Quick as a flash, he darted his gun out and fired. The shot caught Bennet in the chest.

Thankfully for Bennet, Williams was not firing a metal slug; instead, he used so-called goose shot, which consisted of small bits of lead, like tiny BBs. Still, the shot hurt. Bennet lurched back from the door and ran toward his servant boy, who stood in the yard with the weapons.

But Bennet wasn’t quick enough. Williams unchivalrously fired his second pistol at Bennet’s back, nailing him in the knee with more goose shot.

Bennet staggered up to his no-doubt-terrified servant and grabbed his sword. But the sword got stuck in the scabbard, and Bennet could not dislodge it. As one contemporary chronicler put it, he “begged of God to invigorate him a few moments.” But like the fabled sword in the stone, it would not budge.

While Bennet was busy praying, Williams was bearing down on him with his own sword. With a yell, he stabbed Bennet in the chest and pierced both lungs. It was a fatal blow—but not immediately fatal.

Maybe Williams’s blow loosened the stuck sword. Or maybe God finally answered Bennet’s prayer. Whatever the case, in that moment Bennet’s sword popped free from the scabbard. Despite his mortal wound, all his thoughts were still bent on violence, and he lunged and struck Williams just beneath the collarbone. The steel tore through Williams’s jugular vein, causing a burst of blood in his throat.

With blood pooling in his lungs, Williams staggered toward his house, gurgling. He made it only a few steps before collapsing dead.

Bennet lived for another few hours, writhing in agony until he succumbed. It was a rare duel with two deaths.
 


What’s often lost in the many retellings of this story over the years is the larger context—why the debate over yellow fever and malaria mattered so much in Jamaica and other colonies. To a large degree, it comes down to slavery.

Both Williams and Bennet had worked on slave ships, and Kingston was a major slave port, where captured Africans landed before being shipped to plantations in the Caribbean and North America.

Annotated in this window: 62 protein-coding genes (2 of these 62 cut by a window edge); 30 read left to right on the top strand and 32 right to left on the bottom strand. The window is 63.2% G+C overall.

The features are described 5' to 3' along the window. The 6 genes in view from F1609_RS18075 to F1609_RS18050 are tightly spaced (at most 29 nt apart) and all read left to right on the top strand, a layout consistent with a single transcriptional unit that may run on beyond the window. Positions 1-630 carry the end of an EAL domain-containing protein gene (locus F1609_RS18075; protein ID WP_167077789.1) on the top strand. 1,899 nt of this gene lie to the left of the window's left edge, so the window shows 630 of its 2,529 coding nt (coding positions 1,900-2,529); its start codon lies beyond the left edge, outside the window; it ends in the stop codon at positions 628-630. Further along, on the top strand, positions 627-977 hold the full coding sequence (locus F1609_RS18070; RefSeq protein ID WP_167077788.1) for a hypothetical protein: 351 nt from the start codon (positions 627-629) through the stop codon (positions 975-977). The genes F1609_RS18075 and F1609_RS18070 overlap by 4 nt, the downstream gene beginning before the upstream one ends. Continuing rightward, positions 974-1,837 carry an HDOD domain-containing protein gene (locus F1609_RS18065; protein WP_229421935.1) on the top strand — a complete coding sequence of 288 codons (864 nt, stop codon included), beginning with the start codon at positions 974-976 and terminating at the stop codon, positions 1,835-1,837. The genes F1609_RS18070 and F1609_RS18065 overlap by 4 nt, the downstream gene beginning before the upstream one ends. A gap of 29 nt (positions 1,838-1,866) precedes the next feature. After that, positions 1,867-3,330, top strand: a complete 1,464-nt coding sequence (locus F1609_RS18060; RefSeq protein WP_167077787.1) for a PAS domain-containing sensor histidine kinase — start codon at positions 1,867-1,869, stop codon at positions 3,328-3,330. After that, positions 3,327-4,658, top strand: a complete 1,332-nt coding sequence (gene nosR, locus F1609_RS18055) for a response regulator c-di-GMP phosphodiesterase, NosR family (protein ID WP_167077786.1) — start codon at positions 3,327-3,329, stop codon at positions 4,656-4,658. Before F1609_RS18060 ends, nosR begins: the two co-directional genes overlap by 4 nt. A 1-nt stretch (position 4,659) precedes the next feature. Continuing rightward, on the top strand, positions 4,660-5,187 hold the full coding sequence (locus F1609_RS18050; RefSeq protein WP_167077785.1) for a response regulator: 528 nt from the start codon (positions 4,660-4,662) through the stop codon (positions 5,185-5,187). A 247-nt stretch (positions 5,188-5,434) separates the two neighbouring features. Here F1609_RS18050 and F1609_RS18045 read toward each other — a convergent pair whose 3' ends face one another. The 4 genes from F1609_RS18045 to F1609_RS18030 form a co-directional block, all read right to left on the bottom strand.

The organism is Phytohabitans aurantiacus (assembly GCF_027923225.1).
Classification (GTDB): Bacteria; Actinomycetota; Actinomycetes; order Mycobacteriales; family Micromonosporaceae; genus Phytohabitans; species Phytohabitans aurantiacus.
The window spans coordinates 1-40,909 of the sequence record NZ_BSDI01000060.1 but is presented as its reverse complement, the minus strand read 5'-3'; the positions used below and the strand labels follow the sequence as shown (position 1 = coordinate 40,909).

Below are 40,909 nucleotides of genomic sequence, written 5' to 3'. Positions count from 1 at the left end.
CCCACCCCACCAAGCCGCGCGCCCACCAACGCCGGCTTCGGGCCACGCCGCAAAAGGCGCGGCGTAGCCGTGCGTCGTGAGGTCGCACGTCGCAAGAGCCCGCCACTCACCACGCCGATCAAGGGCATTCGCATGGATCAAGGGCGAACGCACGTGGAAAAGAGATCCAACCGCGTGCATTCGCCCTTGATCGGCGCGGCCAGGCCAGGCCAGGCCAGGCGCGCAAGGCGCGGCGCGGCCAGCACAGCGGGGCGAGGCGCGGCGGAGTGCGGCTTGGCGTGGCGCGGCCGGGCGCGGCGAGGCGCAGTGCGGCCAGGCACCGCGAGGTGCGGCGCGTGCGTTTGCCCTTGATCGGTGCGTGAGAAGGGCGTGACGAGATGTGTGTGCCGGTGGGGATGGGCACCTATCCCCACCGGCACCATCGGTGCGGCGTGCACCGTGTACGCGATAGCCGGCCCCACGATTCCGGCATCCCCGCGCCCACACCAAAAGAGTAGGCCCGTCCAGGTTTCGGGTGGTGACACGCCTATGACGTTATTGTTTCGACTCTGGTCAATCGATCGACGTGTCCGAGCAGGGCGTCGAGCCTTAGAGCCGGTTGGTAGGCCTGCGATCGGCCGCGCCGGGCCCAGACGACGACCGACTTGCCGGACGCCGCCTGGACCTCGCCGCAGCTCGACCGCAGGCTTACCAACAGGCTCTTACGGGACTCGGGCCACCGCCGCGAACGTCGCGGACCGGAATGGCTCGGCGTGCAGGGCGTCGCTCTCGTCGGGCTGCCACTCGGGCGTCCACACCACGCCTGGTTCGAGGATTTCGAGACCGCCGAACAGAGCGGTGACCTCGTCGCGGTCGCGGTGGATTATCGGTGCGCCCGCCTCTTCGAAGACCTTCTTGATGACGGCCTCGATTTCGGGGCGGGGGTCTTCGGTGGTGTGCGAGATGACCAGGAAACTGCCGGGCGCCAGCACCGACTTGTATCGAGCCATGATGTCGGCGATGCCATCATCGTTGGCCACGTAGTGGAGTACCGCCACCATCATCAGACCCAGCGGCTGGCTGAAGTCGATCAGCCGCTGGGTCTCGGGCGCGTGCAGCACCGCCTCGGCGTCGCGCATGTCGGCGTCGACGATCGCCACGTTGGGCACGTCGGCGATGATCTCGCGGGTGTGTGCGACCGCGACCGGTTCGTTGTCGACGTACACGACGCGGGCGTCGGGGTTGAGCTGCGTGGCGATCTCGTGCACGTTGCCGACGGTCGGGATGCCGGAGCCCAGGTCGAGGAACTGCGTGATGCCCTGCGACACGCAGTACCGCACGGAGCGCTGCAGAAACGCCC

In the early days of colonization, however, plantation owners had leaned heavily on two other groups for labor: indigenous peoples, who were also often enslaved; and indentured servants, poor Europeans who worked for a fixed length of time before being freed.

At first, indigenous peoples and indentured servants made up a significant fraction of the plantation workforce in the Americas. However, many of them died from tropical diseases, especially yellow fever and malaria. Colonial doctors struggled mightily to lower that death rate and were desperate for any bit of understanding to help fight those diseases.

Africans also died from yellow fever and malaria, of course. Crucially, though, they died at far lower rates. That’s because many had been exposed to the diseases back home, and the survivors had built up immunity. People from sub-Saharan Africa were also more likely to have advantageous genetic adaptations, such as sickle-shaped red blood cells that resist parasite infections. As a result of that immunity—and the impotence of European doctors—the African slave trade expanded rapidly. As more and more indigenous and European workers died of yellow fever and malaria, Africans bore the brunt of the oppression, and the slave trade grew to apocalyptic scales—ensnaring at least 10 million men, women, and children.

Williams and Bennet were just two of the many, many casualties wrought by yellow fever and malaria. But unlike so many innocent men, women, and children, they had only themselves to blame.